Communication is instantaneous, knowledge is abundant, and as humans we try to keep up with this expansion of data that continues to accumulate from around the world. However, it is the overwhelming amount of information that is defined as data smog; "this unexpected, unwelcome part of our atmosphere, an expression for the noxious muck and druck of the Information age. Twenty years later, that number has risen six fold, to 3, messages per day. Spend some time each week without your pager or cell phone. Resist advertising — never buy a product based on unsolicited email spam.

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Start your review of Data Smog: Surviving the Information Glut Write a review Shelves: current-affairs , anthropology-sociology Almost 20 years ago, journalist David Shenk wrote this book on the Information Age and the unintended consequences that access to more data was creating for those of us in industrialized countries.

Much of it now feels prophetic. Information, or data, is not the same as wisdom or even knowledge. Almost 20 years ago, journalist David Shenk wrote this book on the Information Age and the unintended consequences that access to more data was creating for those of us in industrialized countries.

For example, rule 6 postulates that "Too many experts spoil the clarity. Statistics, facts and figures are thrown out willy-nilly, with little corroboration or context, each one purported to be the "definitive" scientific answer to the problem at hand. Does science provide evidence of man-made climate change or not?

Are immigrants more likely to be criminals? Will a reduction in taxes stimulate the economy? Pick your expert and get your answer. Another example: Rule 8 of Data Smog says that "Birds of a feather flock virtually together.

In fact, the algorithms that decide what we see in our social media news feeds reinforce this axiom for us, so the rule has been aided and abetted by the machines themselves.

What Shenk did not or could not have foreseen was the rise of social media, machine learning and advanced data analytics. Social media mainly reinforces his conclusions about too much information and not enough wisdom Rule Beware stories that destroy all complexity. But machine learning and data analytics are a double-edged sword. The ability to sift and sort Big Data may have the ability to shift the balance in the war against information overload.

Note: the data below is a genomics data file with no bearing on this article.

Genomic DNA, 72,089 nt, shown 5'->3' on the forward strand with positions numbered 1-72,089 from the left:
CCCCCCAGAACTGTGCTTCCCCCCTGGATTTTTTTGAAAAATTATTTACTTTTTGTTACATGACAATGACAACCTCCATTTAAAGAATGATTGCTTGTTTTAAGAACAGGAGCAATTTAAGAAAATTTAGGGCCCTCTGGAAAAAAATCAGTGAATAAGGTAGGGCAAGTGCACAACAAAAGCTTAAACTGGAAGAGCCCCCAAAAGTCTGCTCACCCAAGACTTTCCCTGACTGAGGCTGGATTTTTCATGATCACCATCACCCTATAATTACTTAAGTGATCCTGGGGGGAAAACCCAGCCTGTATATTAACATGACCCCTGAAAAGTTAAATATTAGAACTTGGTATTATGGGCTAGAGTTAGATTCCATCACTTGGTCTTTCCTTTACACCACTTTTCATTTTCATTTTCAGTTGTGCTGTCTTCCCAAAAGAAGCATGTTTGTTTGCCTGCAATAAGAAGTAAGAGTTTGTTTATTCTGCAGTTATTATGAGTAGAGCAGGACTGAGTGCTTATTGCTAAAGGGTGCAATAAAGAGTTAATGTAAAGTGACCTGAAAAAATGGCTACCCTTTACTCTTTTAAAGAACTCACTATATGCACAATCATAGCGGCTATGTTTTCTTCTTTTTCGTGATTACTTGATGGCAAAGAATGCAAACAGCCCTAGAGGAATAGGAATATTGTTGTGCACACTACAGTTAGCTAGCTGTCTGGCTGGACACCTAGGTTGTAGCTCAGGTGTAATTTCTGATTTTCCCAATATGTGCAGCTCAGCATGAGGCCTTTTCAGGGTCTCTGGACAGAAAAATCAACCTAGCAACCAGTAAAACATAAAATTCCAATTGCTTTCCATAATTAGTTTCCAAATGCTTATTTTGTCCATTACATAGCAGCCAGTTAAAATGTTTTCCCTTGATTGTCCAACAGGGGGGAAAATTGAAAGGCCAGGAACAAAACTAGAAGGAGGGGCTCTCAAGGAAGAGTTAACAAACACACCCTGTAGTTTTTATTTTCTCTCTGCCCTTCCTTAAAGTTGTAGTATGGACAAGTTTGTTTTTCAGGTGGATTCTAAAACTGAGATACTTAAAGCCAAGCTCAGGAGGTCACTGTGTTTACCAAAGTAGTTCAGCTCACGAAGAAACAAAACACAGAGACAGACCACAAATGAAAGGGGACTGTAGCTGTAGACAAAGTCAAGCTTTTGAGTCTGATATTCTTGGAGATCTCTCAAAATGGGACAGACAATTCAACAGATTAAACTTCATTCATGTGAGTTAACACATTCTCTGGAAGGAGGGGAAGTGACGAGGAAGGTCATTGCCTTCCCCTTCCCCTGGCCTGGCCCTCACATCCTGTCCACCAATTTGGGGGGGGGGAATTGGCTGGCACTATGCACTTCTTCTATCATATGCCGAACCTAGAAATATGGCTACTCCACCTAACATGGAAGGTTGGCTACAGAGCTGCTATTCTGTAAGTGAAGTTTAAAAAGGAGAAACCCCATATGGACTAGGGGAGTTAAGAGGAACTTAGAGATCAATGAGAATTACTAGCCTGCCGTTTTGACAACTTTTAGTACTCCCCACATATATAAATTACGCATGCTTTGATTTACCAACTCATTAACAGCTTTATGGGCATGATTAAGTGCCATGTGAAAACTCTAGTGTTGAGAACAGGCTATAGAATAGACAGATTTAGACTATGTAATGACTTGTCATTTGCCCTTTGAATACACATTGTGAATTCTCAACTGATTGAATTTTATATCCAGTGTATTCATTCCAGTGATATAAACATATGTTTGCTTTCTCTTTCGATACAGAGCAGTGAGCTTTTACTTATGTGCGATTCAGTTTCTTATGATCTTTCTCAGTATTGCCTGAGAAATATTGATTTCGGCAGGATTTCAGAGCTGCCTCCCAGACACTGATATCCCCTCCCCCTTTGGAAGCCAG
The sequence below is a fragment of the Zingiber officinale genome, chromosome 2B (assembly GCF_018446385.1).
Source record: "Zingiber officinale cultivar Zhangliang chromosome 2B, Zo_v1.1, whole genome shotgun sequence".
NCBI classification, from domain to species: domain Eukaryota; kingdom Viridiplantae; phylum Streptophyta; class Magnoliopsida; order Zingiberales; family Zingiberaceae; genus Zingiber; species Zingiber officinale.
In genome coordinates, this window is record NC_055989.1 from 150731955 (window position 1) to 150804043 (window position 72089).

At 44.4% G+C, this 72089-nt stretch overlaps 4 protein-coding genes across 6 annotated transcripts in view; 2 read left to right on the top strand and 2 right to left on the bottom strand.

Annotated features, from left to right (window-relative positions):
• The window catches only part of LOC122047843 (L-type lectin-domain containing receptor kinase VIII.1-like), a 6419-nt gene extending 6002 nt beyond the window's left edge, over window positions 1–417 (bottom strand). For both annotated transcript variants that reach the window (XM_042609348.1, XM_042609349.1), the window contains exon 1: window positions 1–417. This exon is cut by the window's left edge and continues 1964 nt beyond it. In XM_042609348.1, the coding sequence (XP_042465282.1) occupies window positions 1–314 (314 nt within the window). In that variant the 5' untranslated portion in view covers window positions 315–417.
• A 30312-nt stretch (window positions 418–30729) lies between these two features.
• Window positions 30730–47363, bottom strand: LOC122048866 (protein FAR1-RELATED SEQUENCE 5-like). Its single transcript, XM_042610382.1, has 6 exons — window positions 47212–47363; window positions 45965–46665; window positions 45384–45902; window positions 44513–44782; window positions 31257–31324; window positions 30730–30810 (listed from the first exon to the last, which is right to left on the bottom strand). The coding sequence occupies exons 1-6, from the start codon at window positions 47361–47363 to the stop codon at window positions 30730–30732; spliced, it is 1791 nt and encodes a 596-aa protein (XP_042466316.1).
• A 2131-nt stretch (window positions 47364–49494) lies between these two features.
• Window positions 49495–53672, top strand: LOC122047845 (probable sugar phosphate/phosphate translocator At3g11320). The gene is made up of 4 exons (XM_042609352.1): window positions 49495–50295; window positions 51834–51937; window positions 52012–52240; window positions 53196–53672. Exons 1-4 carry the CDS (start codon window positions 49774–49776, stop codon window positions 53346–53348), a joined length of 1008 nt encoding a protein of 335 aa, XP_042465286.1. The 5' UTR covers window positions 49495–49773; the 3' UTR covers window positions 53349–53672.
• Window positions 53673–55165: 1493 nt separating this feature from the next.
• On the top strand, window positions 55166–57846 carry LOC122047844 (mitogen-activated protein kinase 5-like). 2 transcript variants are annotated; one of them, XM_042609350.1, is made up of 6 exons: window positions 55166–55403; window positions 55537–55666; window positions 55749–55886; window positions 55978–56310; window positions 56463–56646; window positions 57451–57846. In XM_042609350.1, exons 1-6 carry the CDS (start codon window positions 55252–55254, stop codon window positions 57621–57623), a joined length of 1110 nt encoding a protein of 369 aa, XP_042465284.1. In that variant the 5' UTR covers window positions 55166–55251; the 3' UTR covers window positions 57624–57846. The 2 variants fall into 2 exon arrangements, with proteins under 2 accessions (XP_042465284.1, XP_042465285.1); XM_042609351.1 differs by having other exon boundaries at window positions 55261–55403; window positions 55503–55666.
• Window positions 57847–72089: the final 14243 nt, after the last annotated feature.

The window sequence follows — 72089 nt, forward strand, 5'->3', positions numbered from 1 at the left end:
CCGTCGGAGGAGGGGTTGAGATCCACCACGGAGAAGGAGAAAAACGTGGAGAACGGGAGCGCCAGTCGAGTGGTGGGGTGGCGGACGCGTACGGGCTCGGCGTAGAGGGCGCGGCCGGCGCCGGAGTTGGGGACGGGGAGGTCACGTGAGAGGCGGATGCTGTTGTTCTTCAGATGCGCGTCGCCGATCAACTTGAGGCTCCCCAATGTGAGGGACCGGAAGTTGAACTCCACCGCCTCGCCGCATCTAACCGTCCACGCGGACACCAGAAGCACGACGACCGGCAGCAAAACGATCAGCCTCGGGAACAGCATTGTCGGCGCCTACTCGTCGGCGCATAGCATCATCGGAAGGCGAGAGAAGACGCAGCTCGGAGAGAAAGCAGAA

Can we use the very computers that created the access we now have to vast amounts of data to search for patterns that then allow us to glean actual insights from the Data Smog? Or will those with access to these tools simply use analytics and machine learning against the rest of us? Are we doomed to continue to have louder, less civil conversations about things that matter less and less? Are we fiddling while Rome burns? Shenk proposes several antidotes to the issue of Data Smog, and most of them come down to personal choices we need to make to be better citizens and better people.

He suggests that we simplify our lives by consuming less, become more judicious editors of the content we consume and that we de-nichify so that we gain a broader set of perspectives among other recommendations. And as on-line conversations get louder, shriller and more banal Rule 7: All high-stim roads lead to Times Square , the need to unplug and step back from time to time has never been more acute.

For a book written 14 years ago, it is surprisingly relevant today. If anything, the smog has gotten worse. The book illustrates the "laws of data smog" and discusses some ways to tackle the problem. Here are the laws, with some explanation: 1. Information, once rare and cherished like caviar, is now plentiful and taken for granted like potatoes. This one is pretty self explanatory. This book has been on my "to read" list for many years and, noticing it in the library, I decided to tackle it.

Information, or data, comes to us from many sources through many mediums, with information overload replacing information scarcity as a problem. Information is not knowledge and needs to be considered in context and as part of a bigger picture. Silicon circuits evolve much more quickly than human genes. The power of technology has grown more quickly than our ability to process it.